Who am I to insensitively wound those around me in the name of Jesus?  Standing up for my beliefs should not include a shunning or hatred of people.  Because people is who Jesus was and is ALL about.  I must be very careful and mindful of how I express myself.  Sensitive to the hearts of others.  Some rant on Facebook changed someone's political opinion NEVER.  And, perhaps I'm a chicken, or I just like to duck my head in the sand.  But, I am growing ever more weary of talking heads yelling back and forth.  Nothing gets accomplished.  There is enough friction and division and problems in the world.  The madness of hotly debated issues with no room for understanding and mediation accomplishes little.

I think Jen Hatmaker says it so very well in her blog here.  I just simply can't say it better than her.  So please take time to read her thoughts.  I hear ya, Jen.  I'm joining you in the basement.  I, too, am tired of the storm.  And I want to escape.  To a place where, "We hate pointless arguments that widen the gap and devalue real human people."  Amen, sister.  Amen.  And, "We love people. Because Jesus does. All of them."  Jen goes on to expound on being a basement dweller in this post.   Again--I agree and love love love.  So, I'll just ask you to check that one out too.

Here's the thing, bloggy friends.  The older I get, the more I hate the lack of unity and the distancing from others that we can do.  I don't think name calling and mud slinging and denouncing people is becoming of the bride of Christ. It is a tricky thing to hate the sin and love the sinner.  Perhaps the first step is to hate our own sin enough that we begin to find love for other people.  And let God deal with the heart issues.  Because we are all in the same boat here.  In need of a Savior.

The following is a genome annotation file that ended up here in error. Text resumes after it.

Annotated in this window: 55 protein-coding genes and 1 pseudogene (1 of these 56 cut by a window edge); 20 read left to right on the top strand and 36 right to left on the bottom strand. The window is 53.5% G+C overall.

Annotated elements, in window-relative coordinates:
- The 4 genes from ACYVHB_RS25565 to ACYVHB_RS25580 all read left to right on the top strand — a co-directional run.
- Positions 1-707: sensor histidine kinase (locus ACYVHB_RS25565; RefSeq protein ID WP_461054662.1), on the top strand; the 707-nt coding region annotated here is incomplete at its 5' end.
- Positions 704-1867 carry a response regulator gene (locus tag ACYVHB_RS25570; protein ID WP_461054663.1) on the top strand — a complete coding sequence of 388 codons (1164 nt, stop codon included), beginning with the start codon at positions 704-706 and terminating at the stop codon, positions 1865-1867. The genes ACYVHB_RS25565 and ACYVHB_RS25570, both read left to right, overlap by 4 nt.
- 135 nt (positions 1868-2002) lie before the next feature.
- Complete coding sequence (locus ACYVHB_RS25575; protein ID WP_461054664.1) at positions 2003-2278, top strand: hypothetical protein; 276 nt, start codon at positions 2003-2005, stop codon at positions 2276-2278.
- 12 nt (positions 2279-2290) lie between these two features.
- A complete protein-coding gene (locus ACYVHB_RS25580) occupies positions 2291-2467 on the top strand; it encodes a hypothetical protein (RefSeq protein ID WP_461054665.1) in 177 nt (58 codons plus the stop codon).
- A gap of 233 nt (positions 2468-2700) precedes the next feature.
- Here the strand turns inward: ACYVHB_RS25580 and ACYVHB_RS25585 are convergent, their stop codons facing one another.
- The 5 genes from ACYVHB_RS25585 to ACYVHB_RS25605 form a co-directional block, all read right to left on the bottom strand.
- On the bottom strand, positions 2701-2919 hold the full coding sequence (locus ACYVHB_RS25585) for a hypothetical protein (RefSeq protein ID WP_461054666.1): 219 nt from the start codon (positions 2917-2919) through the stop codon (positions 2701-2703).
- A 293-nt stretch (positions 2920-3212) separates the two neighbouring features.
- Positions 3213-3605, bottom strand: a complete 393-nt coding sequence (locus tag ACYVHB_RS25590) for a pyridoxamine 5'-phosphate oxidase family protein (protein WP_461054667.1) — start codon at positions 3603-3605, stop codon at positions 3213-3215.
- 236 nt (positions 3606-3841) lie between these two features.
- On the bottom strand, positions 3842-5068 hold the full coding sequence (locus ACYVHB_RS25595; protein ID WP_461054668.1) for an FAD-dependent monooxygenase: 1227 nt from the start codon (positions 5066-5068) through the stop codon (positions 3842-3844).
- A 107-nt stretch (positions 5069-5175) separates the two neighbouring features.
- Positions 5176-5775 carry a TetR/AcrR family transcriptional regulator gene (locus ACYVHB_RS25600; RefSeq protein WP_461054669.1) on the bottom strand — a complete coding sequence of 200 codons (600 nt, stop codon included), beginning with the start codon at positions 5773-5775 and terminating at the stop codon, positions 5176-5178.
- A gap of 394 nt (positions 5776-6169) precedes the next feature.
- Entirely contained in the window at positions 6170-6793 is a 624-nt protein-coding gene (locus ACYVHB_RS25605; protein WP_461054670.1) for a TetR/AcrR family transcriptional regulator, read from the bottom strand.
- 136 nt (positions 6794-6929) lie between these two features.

I've read an article citing the astronomical statistics about twenty something's leaving the church.  Those raised faithfully in the church.  Leaving.  In record number.  Because they want authenticity.  They want a genuine faith.  They can't reconcile an "us" and "them" mentality.  They go off on their own and meet some "thems."  They find "them" to be rather nice people.  Who make them laugh.  And who share their burdens.  And they aren't quite sure what to do with a faith that pits "us" against "them."  How to reconcile a faith about a loving God when they've never been taught how to love all kinds of people?  Love people enough to see past any failures or differences.  To love them enough to have an influence.  To have earned a right to share about the Jesus of the Bible.  Once relationship has been born.  

Listen, I won't be mad at you if you choose to boycott Starbucks.  Really, I won't.  I'll even meet you at the local coffee house instead in order to catch up, if you so desire.  You won't be a "them" and I won't be an "us."  How about we just become a "we?"  A "we" who respects and loves and draws near in fellowship?  In order to walk through life together?  And to reach outward to all the other "us" and "them" in the world so that "we" can be close enough to the marginalized and the poor and the deprived and the needy to be the salt and the light that we are called to be?  We don't have to agree on everything.  Chances are, we never would anyway.  But, I no longer want to throw the baby out with the bath water.  Toss a potential friendship because we have some differences.  I want to be more mindful of how we can dwell in the basement together, talking things over, calmly.  And let the storm rage where it might.  While we are safe. "WE" are safe.  While we show love.  Here together.